Sleep Expert Reveals How To Stay Cool On Hot Nights And What To Avoid.

Image: Unsplash

This summer has been one of the hottest on record. August has been no exception, with the Met Office predicting the hot weather will continue. As Britons all over the country look to stay cool at night, experts at Bed Kingdom share their advice to prevent overheating and to get a good night’s sleep throughout the warmer months. If you’re trying – and struggling – to keep your body temperature under control at night, try these tips:

Avoid strenuous exercise, alcohol and spicy food

Strenuous exercise before bed gets your blood pumping and keeps your heart rate and body temperature up. Doing this before bed will keep your body feeling warm and will prevent you from staying cool as you try to nod off. Instead it’s best to exercise in the morning when temperatures tend to be cooler. 

Alcohol will make you feel hot. Remember the ‘beer blanket’? It’s the warmth your body feels as it tries to manage alcohol consumption. While your body is not actually heating up, it will feel like it and may prevent you from feeling cool and comfortable at night.

Spicy food often contains capsaicin, which can increase your body temperature and interrupt your sleep. Also, eating spicy food before you go to bed may give you indigestion, making it difficult to feel able to drift off as your body battles discomfort.

Practice mindfulness and meditation

Anxiety can cause your fight-or-flight response, which can lead to night sweats in bed, which is a common stress symptom. Setting aside ten minutes for a mindfulness exercise before bed, such as meditation or journalling can relieve some worries and prime your mind for a good night’s sleep, helping you to stay cool throughout.

Turn off unnecessary electronics before bed

Electronic devices such as computers, games consoles and TVs can get hot after use, leaving rooms, especially smaller ones, feeling stuffy and trapped with heat. It’s best to switch these devices off an hour before you go to bed to let the room cool down. This also has the added benefit of preventing the blue light from devices interfering with your sleep cycle, letting you drift off to sleep easier at night.

(image: Sincerely media via unsplash)

Switch to breathable bedding – and avoid these

You may be using bedding that is not breathable enough for the summer months. Cooling bed sheets should wick moisture away from you and help you to regulate your core body temperature.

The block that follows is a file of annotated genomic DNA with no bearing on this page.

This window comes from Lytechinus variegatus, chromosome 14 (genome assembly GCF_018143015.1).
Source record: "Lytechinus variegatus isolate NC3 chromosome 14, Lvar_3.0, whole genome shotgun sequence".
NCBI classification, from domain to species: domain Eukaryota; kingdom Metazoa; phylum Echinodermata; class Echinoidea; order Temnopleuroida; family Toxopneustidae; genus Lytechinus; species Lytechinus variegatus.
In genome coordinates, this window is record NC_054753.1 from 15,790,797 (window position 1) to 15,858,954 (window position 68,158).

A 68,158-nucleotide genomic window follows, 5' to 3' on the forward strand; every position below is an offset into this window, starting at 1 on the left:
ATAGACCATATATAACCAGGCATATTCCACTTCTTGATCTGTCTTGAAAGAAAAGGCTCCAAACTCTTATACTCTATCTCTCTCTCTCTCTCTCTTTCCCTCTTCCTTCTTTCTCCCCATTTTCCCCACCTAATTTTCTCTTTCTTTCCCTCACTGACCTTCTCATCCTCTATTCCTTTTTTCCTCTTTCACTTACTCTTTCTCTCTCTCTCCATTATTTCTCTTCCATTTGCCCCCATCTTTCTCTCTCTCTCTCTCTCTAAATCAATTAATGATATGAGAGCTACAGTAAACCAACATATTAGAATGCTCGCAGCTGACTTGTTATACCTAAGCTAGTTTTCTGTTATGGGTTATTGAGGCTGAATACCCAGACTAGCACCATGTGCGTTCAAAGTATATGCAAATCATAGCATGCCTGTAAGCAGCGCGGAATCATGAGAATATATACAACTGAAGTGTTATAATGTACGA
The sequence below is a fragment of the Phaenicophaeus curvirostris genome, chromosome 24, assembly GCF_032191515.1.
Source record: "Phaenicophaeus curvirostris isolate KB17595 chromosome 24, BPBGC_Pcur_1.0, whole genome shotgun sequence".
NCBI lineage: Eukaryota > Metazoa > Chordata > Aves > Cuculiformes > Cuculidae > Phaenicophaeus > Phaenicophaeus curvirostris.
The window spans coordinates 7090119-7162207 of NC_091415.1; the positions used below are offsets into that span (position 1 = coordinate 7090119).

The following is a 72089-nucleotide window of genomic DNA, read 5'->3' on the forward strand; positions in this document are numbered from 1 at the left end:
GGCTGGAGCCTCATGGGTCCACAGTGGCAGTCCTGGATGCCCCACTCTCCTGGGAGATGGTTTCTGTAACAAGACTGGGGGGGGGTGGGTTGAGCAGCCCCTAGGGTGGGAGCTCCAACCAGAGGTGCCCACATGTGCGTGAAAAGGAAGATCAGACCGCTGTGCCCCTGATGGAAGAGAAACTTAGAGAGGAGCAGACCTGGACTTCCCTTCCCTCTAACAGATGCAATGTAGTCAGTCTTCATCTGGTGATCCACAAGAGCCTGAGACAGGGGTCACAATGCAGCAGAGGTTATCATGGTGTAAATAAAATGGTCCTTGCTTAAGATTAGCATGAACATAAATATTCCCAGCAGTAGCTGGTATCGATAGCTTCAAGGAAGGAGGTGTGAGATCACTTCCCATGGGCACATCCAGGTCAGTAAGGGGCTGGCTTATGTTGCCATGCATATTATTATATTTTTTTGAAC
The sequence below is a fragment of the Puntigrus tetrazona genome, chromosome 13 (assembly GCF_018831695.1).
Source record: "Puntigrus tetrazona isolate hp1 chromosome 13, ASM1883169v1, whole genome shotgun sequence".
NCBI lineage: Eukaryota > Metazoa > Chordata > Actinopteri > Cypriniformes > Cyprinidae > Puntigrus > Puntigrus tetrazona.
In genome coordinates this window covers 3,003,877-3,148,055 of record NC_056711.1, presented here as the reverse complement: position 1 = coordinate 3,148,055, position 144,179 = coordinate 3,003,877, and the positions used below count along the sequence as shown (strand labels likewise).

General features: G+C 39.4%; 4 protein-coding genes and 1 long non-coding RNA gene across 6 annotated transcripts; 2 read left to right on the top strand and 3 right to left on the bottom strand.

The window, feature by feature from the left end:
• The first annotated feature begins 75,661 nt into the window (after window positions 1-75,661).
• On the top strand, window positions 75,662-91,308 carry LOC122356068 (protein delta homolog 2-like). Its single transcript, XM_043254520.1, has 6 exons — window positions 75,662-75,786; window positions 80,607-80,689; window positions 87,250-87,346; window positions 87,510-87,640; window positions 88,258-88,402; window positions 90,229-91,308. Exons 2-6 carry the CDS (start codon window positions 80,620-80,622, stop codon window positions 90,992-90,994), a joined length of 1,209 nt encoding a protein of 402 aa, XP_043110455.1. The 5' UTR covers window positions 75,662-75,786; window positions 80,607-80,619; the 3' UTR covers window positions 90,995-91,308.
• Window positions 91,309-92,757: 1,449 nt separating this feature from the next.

Cotton is one of the more popular fabrics for bedding as it is breathable and versatile. It can keep you cool on hot summer nights and warmer in winter, depending on the weaving and thread count. Cooling cotton sheets are typically between a thread count of 250 and 300, and should not be more than 500. Cotton is also durable enough to last years of use.

Linen fabrics can keep you cool at night. Bed linen can absorb a fifth of its weight before beginning to feel damp, making it an effective choice to keep the fabric fresh if you often get hot at night. This fabric type can be less likely to stick to your body.

Bamboo fabric has become popular over the years as it is an eco-friendly alternative to synthetics. It can be more breathable than cotton, and the natural, soft and durable material is a good choice for those that have allergies.

Eucalyptus sheets, like bamboo, are another eco-friendly option made of natural materials, which can effectively wick moisture and stay breathable all night. It can dry quickly, deter dust mites and is hypoallergenic. 

Many people choose microfibre bedding as it is a low-cost option. However, it is made from synthetic fibres that aren’t very breathable. Other fabrics to avoid during the summer are polyester, nylon, rayon and silk. 

Have a light meal for dinner – avoid heavy fats and carbs

Eating a meal too close to your bedtime can be harmful to your sleep. The more food you eat, the more uncomfortable you may feel. Heavy meals tend to be high in fats and carbohydrates, which takes more energy for your body to break down. This could lead to feeling bloated and uncomfortable when trying to sleep at night.

The recommended space between your last meal of the day and your bedtime is about three hours, which gives time for your body to process any food eaten. Opting to eat fats and carbohydrates earlier in the day, and eating a light meal at night, will require less from your body while you drift off, as it has done the work to break food down earlier in the day.

Take a shower before bed

It’s a great feeling to wash the day away and then climb into fresh bed sheets at night. Showers can help to regulate our body temperature, which can ease us into a peaceful sleep. When it’s hot, a lukewarm shower can cool your core temperature down. A cool shower can be more beneficial than a hot shower to help you fall asleep faster. However, a hot shower can still help as your body temperature will change as you dry off. Whether you prefer to take a hot or cold shower, try to avoid extreme temperatures, as they can negatively affect how you sleep. 

The heat can cause stress both physically and mentally, so make sure you look after your health.

This article was written by a freelance writer and contains a link.

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